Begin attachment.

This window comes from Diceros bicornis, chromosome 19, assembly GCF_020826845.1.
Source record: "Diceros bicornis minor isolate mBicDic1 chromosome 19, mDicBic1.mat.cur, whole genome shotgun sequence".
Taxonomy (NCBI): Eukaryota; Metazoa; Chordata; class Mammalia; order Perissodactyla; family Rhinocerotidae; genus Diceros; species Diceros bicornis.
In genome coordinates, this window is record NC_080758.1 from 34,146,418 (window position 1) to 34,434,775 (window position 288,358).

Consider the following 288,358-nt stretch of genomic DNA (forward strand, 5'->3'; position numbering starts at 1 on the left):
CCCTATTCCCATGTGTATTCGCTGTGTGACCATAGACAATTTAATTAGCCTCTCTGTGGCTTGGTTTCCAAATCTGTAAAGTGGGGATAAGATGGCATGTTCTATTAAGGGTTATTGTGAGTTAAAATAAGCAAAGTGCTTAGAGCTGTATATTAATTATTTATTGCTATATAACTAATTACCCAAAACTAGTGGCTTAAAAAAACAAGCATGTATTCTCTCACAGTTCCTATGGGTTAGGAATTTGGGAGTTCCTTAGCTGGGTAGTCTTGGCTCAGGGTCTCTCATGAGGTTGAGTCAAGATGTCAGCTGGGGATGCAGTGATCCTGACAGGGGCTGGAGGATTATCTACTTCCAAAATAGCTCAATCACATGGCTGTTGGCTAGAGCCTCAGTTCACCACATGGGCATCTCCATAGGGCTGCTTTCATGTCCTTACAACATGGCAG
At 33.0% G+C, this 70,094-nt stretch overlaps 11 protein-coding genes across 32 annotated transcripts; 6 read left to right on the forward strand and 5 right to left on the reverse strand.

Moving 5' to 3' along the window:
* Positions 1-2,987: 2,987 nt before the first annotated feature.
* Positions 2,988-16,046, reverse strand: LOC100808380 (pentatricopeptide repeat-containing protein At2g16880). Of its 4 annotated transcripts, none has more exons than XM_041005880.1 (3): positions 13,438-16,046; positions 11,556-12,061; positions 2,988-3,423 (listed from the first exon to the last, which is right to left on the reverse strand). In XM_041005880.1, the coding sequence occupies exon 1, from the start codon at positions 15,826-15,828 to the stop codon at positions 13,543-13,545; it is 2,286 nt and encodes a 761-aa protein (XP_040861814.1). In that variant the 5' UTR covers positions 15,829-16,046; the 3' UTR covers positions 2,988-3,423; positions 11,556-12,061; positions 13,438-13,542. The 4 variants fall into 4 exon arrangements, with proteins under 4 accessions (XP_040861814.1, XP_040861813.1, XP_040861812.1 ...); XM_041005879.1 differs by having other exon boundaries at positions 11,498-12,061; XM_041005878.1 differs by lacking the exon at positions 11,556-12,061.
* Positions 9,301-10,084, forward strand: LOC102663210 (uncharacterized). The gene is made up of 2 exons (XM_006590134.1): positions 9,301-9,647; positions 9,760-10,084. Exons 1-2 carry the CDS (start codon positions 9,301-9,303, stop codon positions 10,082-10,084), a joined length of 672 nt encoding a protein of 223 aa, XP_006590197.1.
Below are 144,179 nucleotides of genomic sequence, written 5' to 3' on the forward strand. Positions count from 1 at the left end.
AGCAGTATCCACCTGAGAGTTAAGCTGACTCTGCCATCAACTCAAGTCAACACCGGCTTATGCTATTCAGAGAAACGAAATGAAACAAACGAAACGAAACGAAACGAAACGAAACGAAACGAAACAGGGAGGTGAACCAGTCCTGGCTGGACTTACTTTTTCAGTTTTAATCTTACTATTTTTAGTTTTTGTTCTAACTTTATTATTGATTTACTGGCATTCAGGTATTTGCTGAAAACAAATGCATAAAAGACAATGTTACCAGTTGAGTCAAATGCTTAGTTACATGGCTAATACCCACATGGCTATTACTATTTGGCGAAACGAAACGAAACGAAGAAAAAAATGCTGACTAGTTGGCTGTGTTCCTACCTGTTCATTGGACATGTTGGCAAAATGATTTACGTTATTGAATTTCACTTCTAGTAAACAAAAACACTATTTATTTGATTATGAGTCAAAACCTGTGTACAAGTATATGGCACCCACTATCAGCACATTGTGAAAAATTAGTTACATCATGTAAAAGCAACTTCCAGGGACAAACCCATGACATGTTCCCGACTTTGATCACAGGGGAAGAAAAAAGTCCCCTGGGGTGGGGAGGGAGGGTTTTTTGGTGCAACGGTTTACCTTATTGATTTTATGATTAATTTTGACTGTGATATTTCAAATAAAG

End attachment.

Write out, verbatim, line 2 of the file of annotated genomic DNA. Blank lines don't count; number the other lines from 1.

Source record: "Diceros bicornis minor isolate mBicDic1 chromosome 19, mDicBic1.mat.cur, whole genome shotgun sequence".